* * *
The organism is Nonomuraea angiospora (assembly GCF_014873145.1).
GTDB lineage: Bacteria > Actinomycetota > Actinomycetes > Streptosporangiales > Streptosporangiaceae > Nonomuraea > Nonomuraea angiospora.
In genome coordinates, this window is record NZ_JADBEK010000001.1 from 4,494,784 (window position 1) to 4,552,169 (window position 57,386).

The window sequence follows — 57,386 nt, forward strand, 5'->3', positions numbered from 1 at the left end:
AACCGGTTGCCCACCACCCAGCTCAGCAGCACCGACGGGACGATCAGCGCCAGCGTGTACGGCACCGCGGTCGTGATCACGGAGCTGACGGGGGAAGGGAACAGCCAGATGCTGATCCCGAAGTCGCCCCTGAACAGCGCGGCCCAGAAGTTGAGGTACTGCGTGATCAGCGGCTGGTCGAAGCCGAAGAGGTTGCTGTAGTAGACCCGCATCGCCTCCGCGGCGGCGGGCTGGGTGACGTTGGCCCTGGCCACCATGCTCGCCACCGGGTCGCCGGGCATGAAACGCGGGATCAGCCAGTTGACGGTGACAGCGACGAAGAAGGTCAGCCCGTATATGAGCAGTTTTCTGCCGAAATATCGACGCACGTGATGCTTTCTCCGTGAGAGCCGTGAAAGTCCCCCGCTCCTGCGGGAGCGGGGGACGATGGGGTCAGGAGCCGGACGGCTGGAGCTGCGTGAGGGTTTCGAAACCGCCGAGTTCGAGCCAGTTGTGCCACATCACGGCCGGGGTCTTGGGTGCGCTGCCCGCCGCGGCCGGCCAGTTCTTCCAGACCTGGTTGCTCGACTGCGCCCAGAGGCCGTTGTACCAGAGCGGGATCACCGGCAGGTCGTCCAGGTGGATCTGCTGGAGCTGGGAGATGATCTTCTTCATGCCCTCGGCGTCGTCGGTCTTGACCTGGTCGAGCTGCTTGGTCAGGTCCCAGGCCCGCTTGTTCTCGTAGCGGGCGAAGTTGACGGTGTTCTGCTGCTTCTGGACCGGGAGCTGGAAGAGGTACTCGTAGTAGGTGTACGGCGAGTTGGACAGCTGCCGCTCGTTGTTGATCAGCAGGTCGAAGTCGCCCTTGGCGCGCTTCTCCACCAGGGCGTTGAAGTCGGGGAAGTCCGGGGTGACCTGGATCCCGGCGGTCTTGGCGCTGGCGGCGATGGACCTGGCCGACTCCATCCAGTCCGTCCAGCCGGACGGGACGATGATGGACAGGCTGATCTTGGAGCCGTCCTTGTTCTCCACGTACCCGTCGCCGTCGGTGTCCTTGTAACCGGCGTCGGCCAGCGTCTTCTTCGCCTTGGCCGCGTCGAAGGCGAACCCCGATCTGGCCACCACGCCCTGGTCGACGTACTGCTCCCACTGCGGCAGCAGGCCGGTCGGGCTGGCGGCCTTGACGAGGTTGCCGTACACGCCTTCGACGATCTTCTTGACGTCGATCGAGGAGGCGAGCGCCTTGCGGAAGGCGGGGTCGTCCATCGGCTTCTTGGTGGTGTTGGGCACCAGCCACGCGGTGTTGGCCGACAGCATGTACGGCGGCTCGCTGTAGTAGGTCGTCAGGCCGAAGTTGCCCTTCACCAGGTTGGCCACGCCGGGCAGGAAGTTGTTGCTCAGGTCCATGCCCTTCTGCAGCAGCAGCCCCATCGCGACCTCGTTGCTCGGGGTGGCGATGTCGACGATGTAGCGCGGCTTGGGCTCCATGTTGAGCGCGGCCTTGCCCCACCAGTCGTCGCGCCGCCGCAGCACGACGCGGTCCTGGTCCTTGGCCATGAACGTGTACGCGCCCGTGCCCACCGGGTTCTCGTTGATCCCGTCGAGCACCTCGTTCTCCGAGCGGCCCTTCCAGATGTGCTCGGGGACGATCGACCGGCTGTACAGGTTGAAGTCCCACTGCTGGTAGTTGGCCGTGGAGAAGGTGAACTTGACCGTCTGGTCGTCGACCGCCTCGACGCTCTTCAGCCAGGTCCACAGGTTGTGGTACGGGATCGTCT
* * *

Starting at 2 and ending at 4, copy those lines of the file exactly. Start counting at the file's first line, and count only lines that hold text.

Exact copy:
GTDB lineage: Bacteria > Actinomycetota > Actinomycetes > Streptosporangiales > Streptosporangiaceae > Nonomuraea > Nonomuraea angiospora.
In genome coordinates, this window is record NZ_JADBEK010000001.1 from 4,494,784 (window position 1) to 4,552,169 (window position 57,386).

The window sequence follows — 57,386 nt, forward strand, 5'->3', positions numbered from 1 at the left end: